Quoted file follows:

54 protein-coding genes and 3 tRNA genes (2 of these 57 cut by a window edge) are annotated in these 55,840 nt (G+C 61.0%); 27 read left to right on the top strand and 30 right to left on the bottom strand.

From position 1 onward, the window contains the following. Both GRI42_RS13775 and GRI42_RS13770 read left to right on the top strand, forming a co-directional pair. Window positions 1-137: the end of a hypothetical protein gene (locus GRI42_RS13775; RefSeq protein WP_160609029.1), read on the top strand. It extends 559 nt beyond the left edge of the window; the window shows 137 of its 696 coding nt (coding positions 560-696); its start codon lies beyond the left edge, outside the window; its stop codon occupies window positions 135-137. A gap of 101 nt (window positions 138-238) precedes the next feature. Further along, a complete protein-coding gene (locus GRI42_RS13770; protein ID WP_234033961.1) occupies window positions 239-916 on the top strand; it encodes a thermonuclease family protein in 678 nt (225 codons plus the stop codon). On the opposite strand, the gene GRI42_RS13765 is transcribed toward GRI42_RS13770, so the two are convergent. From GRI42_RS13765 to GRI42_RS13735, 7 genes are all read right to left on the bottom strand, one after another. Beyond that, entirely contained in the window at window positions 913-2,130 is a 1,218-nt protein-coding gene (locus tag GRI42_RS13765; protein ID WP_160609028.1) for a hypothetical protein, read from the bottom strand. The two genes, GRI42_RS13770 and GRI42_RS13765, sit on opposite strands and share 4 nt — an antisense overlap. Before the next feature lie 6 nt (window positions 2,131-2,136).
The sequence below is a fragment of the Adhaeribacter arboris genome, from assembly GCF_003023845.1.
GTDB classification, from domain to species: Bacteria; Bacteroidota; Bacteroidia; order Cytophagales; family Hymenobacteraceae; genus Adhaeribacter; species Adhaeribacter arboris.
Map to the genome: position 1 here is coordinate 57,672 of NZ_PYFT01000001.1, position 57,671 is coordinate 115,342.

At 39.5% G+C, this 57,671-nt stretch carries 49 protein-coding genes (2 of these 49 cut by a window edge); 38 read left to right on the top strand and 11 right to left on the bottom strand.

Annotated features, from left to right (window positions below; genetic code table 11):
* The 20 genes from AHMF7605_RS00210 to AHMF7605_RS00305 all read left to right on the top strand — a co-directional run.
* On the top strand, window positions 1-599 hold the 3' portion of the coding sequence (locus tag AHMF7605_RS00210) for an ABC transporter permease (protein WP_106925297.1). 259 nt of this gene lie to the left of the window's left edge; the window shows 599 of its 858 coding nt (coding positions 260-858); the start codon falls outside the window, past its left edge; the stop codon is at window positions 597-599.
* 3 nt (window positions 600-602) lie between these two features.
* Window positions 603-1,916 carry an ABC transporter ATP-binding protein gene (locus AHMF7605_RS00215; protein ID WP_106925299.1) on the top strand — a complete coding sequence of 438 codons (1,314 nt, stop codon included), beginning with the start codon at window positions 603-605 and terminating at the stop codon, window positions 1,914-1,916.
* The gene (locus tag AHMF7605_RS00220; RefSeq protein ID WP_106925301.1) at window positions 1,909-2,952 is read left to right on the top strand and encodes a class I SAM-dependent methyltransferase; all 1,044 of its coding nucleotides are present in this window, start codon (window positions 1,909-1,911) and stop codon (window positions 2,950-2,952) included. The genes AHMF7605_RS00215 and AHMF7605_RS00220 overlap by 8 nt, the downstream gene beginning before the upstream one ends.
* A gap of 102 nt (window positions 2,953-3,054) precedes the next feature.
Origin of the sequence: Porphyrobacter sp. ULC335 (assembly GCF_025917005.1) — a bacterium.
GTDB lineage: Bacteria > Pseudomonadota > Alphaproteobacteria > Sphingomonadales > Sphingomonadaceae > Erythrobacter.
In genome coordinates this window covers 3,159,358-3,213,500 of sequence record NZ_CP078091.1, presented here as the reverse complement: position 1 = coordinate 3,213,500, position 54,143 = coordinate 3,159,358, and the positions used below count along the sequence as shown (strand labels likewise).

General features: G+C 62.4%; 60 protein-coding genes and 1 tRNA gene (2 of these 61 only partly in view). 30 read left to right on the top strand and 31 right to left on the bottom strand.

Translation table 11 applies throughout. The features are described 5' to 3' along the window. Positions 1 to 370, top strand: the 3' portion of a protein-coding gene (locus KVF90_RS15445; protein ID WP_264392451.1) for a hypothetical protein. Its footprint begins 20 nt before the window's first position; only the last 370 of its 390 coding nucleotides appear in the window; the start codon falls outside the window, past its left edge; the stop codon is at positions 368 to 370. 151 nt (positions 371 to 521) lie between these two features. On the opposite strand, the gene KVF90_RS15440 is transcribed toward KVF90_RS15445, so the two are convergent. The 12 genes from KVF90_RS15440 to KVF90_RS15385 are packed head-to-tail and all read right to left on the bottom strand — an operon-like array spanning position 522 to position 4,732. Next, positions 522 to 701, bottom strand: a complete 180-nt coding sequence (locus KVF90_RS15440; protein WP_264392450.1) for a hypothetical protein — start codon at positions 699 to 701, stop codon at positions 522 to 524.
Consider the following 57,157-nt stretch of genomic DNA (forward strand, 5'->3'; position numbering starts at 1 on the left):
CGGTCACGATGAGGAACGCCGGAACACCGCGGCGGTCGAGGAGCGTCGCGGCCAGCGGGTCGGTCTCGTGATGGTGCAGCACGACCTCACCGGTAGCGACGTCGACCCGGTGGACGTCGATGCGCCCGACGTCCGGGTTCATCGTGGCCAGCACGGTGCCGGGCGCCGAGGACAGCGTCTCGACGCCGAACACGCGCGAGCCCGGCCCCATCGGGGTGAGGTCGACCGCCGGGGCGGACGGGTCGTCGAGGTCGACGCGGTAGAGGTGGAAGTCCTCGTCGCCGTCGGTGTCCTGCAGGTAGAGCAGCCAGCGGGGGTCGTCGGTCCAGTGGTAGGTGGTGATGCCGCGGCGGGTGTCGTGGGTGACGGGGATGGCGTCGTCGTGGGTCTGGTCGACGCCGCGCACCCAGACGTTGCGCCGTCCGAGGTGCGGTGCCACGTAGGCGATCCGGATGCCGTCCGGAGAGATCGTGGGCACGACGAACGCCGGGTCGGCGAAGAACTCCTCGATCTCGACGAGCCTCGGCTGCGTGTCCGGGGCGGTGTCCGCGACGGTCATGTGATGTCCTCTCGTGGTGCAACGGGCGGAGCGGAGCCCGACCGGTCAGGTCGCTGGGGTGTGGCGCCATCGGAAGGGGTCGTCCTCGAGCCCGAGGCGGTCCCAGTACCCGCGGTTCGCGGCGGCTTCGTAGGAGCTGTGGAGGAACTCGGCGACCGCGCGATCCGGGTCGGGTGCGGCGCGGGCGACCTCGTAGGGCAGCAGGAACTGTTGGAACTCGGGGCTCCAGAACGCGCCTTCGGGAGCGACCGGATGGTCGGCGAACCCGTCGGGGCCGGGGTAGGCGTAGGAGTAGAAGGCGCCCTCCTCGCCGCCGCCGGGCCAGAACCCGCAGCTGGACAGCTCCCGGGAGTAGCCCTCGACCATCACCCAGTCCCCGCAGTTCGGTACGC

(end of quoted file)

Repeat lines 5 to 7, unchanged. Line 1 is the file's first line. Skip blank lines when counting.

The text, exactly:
Map to the genome: position 1 here is coordinate 57,672 of NZ_PYFT01000001.1, position 57,671 is coordinate 115,342.

At 39.5% G+C, this 57,671-nt stretch carries 49 protein-coding genes (2 of these 49 cut by a window edge); 38 read left to right on the top strand and 11 right to left on the bottom strand.

Annotated features, from left to right (window positions below; genetic code table 11):